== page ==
Shipping & Logistics

Metre Gauge rail revenue increases 6pc

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Hostesses wait to usher in commuters to the newly commissioned diesel trains at the Nairobi Central Railway Station on November 10, 2020. PHOTO | JEFF ANGOTE | NMG

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Summary

  • The Kenya National Bureau of Statistics (KNBS) data released last week shows that the passenger and cargo trains generated Sh1.196 billion last year, up from Sh1.130 billion in 2019.
  • Revenue earned from MGR cargo stream however rose by 15.7 percent from Sh963 million in 2019 to Sh 1.114 billion in 2020.

Revenue generated from cargo and passenger services on the metre gauge rail (MGR) trains increased by 6 percent in 2020 defying the economic knocks of the Covid-19 pandemic, official statistics show.

The Kenya National Bureau of Statistics (KNBS) data released last week shows that the passenger and cargo trains generated Sh1.196 billion last year, up from Sh1.130 billion in 2019.

Revenue earned from MGR cargo stream however rose by 15.7 percent from Sh963 million in 2019 to Sh 1.114 billion in 2020.

The pandemic hit hard the logistics sector including public transport and the long-haul transits following the imposed night curfew and restrictions of movement in and out of Nairobi metropolitan area, Mombasa, Kilifi, Kwale and Mandera. The restrictions were lifted in May.

The cargo service remained in operation as the passenger trains were halted in line with government’s directives, to support flow of goods through the Mombasa port.

“Increase in cargo revenue is partly attributed to increase in the volume of high value cargo transported in the review period," says the KNBS report.

During the period, the number of passengers transported via MGR declined by more than 50 percent from 4 million in 2019 to 1.9 million in 2020. Consequently, revenue from MGR passenger stream fell by over 50 percent from Sh167 million to 82 million in 2020.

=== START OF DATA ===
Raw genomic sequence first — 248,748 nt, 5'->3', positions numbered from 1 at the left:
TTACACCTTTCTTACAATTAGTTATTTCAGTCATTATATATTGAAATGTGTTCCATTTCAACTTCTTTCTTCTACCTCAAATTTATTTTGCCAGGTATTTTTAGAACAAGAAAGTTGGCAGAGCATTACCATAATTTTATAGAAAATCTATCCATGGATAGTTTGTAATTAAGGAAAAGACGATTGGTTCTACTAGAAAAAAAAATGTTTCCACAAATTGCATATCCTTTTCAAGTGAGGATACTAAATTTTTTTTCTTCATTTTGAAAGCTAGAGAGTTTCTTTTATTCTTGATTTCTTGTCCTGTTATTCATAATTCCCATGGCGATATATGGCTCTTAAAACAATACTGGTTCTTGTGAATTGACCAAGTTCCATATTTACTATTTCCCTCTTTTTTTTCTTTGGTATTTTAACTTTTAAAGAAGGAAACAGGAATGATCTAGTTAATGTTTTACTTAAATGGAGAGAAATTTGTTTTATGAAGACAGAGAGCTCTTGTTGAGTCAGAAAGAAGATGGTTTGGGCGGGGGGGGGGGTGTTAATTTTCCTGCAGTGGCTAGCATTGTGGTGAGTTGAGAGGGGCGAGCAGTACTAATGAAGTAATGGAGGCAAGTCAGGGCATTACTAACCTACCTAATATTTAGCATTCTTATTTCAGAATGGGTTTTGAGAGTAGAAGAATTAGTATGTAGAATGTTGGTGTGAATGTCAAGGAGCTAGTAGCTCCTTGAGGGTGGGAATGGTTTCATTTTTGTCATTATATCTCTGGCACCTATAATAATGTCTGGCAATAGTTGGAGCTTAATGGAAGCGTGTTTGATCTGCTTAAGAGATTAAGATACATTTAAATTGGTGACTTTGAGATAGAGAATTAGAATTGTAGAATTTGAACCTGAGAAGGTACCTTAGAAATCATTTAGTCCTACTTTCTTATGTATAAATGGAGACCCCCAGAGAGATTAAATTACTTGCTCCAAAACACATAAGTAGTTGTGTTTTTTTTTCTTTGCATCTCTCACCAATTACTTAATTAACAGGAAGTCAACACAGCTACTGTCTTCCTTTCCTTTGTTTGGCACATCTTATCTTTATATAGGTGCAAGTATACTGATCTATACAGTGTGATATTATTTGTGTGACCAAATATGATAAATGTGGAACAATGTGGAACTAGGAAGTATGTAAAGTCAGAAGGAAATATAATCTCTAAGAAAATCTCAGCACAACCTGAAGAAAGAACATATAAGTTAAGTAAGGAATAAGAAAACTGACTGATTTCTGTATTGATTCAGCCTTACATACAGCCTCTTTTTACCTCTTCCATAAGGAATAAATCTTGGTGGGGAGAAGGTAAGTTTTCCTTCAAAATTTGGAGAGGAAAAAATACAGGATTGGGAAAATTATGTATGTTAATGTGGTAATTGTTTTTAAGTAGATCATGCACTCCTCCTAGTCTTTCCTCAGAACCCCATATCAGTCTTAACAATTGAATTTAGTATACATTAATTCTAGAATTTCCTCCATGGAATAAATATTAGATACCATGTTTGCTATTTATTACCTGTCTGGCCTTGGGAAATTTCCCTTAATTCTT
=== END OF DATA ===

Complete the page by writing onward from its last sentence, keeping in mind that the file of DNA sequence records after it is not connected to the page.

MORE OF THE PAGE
"The decline in the number of passenger is largely attributed to restriction of movement by the Government to combat the spread of a void 19," says the report.

The Standard Gauge Rail (SGR) is currently the trunk line running from Mombasa on Kenya's Coast to Kisumu in the western part of the country, while the MGR line retains a connectivity role for areas that the SGR does not reach.

The MGR line also serves estates within Nairobi such as Ruiru, Makadara, Embakasi, Dandora as well as Kibeta among others.

It charges between Sh40 andSh60 to ferry passengers from the city in to the estate in the morning and the evening.

In its budget for the 2021-2022 financial year, the National Treasury has set aside more than Sh32 billion that will be used on the improvement of the railway services.

The money will also be spent on improving the commuter railway in Nairobi , where there are plans to construct new stations as well as link lines to the Nairobi, increasing access by commuters.

SGR that resumed operations in May 2017 on the other hand operates an express train from Nairobi to Mombasa and an inter-county service that stops at Athi River, Emali, Kibwezi, Mtito Andei, Voi, Miasenyi, and Mariakani stations.

It charges Sh1, 000 on economy class seats and Sh3, 000 on fast class seats between Nairobi and Mombasa –a journey that takes about four and half hours.

Kenya Railways Corporation (KRC) in 2017 contracted AfriStar, a subsidiary company of China Road and Bridge Corporation (CRBC), to manage SGR operations and maintenance.

Under the contract, the operator has the right to manage the ticketing system and any associated software and hardware.

KRC has hover commenced a gradual takeover of operations on the standard gauge railway from Africa Star Railway Operation Company (Afristar) amid concerns of high costs of keeping trains moving.

Some of the already assumed ticketing, security and fuelling functions on the SGR passenger and cargo trains as part of a deal to fully run operations on the Chinese funded and built track by May next year.

Afristar has however demanded billions of shillings in unpaid bills before handing over fully to Kenya, a move that could delay the handover of operations.